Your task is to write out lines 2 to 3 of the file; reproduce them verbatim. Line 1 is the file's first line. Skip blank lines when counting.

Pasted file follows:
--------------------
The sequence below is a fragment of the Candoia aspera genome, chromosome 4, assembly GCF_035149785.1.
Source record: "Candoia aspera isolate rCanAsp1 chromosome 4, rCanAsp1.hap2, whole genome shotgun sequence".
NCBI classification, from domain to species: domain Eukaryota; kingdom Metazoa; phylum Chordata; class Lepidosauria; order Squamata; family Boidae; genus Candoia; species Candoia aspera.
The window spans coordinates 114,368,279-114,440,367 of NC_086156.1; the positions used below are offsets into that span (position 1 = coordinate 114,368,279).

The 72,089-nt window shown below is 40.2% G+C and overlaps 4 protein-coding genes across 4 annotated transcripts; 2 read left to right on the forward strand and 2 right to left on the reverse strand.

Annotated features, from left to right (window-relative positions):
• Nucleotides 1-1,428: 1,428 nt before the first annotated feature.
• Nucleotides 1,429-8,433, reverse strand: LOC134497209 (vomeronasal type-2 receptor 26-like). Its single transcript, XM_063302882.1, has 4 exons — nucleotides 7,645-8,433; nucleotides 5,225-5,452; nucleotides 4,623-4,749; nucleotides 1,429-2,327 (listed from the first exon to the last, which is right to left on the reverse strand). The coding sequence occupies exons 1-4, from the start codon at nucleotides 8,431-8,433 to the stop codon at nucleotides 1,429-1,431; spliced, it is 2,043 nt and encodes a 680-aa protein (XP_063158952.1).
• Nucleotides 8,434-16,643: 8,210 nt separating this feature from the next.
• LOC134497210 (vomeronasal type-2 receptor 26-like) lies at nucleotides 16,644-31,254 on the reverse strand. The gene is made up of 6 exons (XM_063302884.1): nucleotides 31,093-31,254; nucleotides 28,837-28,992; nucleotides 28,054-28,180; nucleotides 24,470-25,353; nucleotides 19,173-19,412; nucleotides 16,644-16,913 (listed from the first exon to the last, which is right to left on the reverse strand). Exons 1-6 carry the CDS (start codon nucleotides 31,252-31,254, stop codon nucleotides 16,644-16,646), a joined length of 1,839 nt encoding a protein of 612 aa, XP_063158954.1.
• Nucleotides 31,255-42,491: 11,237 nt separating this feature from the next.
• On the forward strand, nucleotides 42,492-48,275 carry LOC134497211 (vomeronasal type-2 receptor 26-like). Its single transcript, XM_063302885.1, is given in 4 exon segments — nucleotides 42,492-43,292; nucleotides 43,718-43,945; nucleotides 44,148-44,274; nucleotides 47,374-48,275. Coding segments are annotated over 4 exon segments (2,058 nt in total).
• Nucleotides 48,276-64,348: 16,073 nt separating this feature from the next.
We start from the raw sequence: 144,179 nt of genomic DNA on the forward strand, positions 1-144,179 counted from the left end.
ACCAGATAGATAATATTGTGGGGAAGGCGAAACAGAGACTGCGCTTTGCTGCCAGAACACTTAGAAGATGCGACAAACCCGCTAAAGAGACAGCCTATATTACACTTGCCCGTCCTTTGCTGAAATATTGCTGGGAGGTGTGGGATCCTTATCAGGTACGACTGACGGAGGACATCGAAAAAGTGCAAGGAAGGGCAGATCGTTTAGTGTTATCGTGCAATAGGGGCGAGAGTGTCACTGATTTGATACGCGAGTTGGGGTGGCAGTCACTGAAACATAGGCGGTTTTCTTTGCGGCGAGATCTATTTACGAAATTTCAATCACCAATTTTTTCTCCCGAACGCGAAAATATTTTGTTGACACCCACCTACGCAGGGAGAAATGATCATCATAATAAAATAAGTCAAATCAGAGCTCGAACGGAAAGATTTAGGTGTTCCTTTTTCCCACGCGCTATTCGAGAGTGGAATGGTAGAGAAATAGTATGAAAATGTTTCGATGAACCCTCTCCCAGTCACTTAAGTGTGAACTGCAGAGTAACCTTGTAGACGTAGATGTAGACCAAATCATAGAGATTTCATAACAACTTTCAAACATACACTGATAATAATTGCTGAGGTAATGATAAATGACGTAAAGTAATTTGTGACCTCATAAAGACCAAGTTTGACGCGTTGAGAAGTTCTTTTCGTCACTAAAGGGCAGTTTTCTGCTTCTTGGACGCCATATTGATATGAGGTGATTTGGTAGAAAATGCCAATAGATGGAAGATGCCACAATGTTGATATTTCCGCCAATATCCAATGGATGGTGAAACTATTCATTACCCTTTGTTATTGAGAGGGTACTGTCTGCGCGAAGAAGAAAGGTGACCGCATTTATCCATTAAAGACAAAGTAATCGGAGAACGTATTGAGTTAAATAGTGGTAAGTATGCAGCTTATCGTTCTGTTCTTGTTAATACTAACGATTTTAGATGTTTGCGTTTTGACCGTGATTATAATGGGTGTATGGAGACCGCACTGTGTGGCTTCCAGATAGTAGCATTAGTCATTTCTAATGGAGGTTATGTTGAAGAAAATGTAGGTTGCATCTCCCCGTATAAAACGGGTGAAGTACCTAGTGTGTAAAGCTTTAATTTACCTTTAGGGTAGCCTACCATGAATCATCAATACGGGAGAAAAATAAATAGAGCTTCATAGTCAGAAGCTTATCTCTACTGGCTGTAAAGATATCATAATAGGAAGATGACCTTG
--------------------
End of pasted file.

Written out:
Source record: "Candoia aspera isolate rCanAsp1 chromosome 4, rCanAsp1.hap2, whole genome shotgun sequence".
NCBI classification, from domain to species: domain Eukaryota; kingdom Metazoa; phylum Chordata; class Lepidosauria; order Squamata; family Boidae; genus Candoia; species Candoia aspera.